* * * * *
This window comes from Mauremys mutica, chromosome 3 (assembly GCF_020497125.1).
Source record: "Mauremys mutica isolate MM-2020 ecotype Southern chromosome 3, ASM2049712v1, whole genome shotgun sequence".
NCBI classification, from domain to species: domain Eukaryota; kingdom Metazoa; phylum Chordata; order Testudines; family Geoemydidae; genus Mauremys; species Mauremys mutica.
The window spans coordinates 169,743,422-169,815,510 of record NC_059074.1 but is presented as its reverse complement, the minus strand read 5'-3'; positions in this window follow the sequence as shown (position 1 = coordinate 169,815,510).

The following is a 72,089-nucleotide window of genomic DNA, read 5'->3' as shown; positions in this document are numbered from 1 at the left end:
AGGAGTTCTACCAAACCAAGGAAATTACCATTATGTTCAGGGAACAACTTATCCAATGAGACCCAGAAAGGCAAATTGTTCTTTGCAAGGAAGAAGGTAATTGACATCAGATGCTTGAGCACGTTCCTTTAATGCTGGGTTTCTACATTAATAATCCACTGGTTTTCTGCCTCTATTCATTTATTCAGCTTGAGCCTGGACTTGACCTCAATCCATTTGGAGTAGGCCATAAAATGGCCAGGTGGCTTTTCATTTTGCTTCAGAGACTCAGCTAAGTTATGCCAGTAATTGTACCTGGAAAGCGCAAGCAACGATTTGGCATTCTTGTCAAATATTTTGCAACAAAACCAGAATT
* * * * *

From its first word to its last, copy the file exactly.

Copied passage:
This window comes from Mauremys mutica, chromosome 3 (assembly GCF_020497125.1).
Source record: "Mauremys mutica isolate MM-2020 ecotype Southern chromosome 3, ASM2049712v1, whole genome shotgun sequence".
NCBI classification, from domain to species: domain Eukaryota; kingdom Metazoa; phylum Chordata; order Testudines; family Geoemydidae; genus Mauremys; species Mauremys mutica.
The window spans coordinates 169,743,422-169,815,510 of record NC_059074.1 but is presented as its reverse complement, the minus strand read 5'-3'; positions in this window follow the sequence as shown (position 1 = coordinate 169,815,510).

The following is a 72,089-nucleotide window of genomic DNA, read 5'->3' as shown; positions in this document are numbered from 1 at the left end:
AGGAGTTCTACCAAACCAAGGAAATTACCATTATGTTCAGGGAACAACTTATCCAATGAGACCCAGAAAGGCAAATTGTTCTTTGCAAGGAAGAAGGTAATTGACATCAGATGCTTGAGCACGTTCCTTTAATGCTGGGTTTCTACATTAATAATCCACTGGTTTTCTGCCTCTATTCATTTATTCAGCTTGAGCCTGGACTTGACCTCAATCCATTTGGAGTAGGCCATAAAATGGCCAGGTGGCTTTTCATTTTGCTTCAGAGACTCAGCTAAGTTATGCCAGTAATTGTACCTGGAAAGCGCAAGCAACGATTTGGCATTCTTGTCAAATATTTTGCAACAAAACCAGAATT